“You’re not special any more,” the Arsenal fans sang to Jose Mourinho as he stood on the touchline, hands in pockets.
To Arsene Wenger, he will always be special, if only for the hurt he has inflicted. This was the 14th competitive fixture in which Wenger and Mourinho have faced each other and, like the 13 that had gone before them, Arsenal did not win. This game, too, should have been lost.
If confronting Mourinho was one thing, facing him at Old Trafford was another. Before kick-off, Sky Sports showed images of Wenger in this corner of Greater Manchester.
Sometimes he was gesticulating, once he was standing on the top of the dug-out protesting about being sent off. Mostly he was sighing, sometimes Pat Rice was beside him, other times it was Steve Bould. There would be occasional glances towards the scoreboard. Once it read 6-1. Another time it was 8-2.
This time it was 1-1 and the image the camera held of the Arsenal manager was of him giving the chill November air a gentle punch with a wry grin creasing his face. He had been something he has rarely been at Old Trafford – lucky. In the post-match press conference, Jose Mourinho referred to it as a “defeat”. “It feels like I finally lost to Arsenal,” he said as he turned to leave.
It would, Wenger said with a smile, be ‘pretentious’ to say that the equaliser, created by Alex Oxlade-Chamberlain and finished off by Olivier Giroud, was the result of inspired substitutions.
Giroud’s header that levelled the scores was Arsenal’s first and only attempt on target and it came in the 89th minute. Given that injuries had forced Mourinho to field Marcos Rojo and Matteo Darmian, who would not be many people’s first choice, in defence, this was an even worse statistic than it might appear.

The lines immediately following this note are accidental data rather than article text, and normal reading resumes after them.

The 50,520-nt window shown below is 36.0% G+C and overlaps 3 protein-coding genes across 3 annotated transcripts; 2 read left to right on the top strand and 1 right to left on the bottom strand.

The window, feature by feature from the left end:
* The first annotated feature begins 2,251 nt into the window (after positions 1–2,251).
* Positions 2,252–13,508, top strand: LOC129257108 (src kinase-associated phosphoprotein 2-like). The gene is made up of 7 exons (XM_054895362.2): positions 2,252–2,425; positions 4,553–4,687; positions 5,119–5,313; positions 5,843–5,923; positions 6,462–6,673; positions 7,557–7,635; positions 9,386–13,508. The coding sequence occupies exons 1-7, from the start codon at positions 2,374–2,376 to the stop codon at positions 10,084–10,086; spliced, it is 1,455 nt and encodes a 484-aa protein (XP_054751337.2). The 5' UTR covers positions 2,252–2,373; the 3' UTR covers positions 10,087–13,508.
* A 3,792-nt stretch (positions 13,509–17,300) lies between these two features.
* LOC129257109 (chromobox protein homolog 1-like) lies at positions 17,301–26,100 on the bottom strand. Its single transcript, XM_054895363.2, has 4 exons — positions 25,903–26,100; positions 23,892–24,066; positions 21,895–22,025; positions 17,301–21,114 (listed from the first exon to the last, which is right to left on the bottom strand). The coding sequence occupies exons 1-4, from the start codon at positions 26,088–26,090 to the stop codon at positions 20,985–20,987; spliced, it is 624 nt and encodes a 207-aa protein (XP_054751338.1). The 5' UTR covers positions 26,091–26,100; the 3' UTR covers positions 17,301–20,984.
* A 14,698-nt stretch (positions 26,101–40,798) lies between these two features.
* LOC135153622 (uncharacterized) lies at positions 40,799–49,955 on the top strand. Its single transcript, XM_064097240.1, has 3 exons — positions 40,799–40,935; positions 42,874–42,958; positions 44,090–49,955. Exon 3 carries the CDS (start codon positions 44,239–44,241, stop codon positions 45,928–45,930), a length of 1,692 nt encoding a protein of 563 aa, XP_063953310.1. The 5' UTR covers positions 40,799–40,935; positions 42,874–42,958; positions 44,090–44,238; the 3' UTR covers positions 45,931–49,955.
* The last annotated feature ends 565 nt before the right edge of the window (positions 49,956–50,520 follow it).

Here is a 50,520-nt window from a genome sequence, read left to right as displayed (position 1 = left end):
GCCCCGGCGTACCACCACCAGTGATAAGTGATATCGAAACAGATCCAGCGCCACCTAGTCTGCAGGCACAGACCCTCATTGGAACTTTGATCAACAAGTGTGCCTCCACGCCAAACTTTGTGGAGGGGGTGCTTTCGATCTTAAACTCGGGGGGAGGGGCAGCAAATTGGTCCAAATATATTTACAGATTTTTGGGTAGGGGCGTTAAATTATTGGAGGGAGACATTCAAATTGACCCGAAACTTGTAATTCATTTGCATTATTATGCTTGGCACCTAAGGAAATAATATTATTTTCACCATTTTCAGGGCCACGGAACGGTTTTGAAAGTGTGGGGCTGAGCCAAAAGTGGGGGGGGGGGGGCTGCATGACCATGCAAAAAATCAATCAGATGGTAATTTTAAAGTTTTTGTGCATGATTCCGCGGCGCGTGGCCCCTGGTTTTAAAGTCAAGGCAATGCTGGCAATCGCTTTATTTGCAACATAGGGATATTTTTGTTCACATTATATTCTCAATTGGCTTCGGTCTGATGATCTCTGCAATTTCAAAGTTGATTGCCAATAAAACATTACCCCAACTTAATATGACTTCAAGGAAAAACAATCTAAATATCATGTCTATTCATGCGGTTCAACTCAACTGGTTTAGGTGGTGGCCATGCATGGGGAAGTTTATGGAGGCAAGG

If you judge Giroud only by his statistics, then he is one of the finer strikers of the Wenger era. The header that met Oxlade-Chamberlain’s cross was his 60th league goal for the club in 139 matches. It is not quite at Thierry Henry’s level but a goal every 2.3 matches is a pretty fair number, especially for a forward who has now scored more goals as a substitute than any other Arsenal player in the Premier League.
Before the game, Mourinho had complained that, compared to Wenger, he was shown insufficient respect by the English media. He will in his own mind be fated forever to be Saruman to Wenger’s Gandalf, although had they waited as long to find the Ring of Power as Arsenal have for a league title, Frodo and Co would still be tramping around the mountains of Mordor.
Arsenal’s 20th season under Wenger is progressing like the 10 most recent. They have qualified from the group stages of the Champions League and there have been moments, such as the 3-0 defeat of Chelsea, when it appeared the old alchemy might be working. Then there are days like these.
For Mourinho there have already been too many of these kinds of results. For the third successive time a team that Manchester United would have backed themselves to have beaten at home left Old Trafford with a point. Arsenal’s record here is bad enough for them to be lumped in with Burnley and Stoke.
There was only one reason why Mourinho had been given the job he had so often craved and that is because he can be counted on to win. He did not check into his lonely suite in the Lowry Hotel to develop young footballers or for his charm as a front man. He guaranteed or appeared to guarantee success.
In the matches that matter, United have been well beaten by Manchester City and Chelsea and forced a barren draw at Liverpool. Here, with Zlatan Ibrahimovic suspended and Wayne Rooney in what looks like terminal decline, he fielded Marcus Rashford and Anthony Martial up front.
With Antonio Valencia driving down the right and Juan Mata, the man Mourinho discarded at Chelsea, pushing through the middle, Manchester United possessed pace and an edge. To have stumbled on that side might be worth an afternoon that felt like Mourinho's first defeat to Arsenal.
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